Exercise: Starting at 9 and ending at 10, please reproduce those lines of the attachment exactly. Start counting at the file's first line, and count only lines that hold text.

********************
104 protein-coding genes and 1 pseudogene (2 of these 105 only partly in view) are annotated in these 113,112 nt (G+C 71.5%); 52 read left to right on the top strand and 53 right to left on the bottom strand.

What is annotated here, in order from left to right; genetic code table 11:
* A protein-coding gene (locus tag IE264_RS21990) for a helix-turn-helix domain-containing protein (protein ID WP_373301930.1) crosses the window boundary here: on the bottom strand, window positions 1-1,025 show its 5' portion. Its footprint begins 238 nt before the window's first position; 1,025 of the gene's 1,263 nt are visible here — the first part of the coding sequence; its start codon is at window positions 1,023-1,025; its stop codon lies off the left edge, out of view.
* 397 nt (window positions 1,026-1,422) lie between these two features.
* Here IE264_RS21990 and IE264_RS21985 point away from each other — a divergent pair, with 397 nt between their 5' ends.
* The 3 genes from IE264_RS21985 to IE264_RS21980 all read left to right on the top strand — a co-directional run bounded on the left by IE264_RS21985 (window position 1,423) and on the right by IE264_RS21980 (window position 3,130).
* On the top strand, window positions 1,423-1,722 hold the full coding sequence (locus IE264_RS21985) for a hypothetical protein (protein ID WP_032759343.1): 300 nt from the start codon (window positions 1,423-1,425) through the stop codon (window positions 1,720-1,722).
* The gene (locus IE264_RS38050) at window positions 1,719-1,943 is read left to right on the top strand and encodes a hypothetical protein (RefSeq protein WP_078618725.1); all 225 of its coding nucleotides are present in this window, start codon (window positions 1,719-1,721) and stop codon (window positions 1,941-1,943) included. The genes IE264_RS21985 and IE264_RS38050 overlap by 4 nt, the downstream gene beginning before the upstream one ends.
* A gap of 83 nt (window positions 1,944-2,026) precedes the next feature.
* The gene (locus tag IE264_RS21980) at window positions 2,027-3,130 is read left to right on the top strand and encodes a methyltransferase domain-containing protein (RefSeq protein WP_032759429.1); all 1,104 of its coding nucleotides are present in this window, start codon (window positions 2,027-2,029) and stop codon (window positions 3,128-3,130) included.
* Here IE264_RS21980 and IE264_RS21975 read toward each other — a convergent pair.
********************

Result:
* A gap of 83 nt (window positions 1,944-2,026) precedes the next feature.
* The gene (locus tag IE264_RS21980) at window positions 2,027-3,130 is read left to right on the top strand and encodes a methyltransferase domain-containing protein (RefSeq protein WP_032759429.1); all 1,104 of its coding nucleotides are present in this window, start codon (window positions 2,027-2,029) and stop codon (window positions 3,128-3,130) included.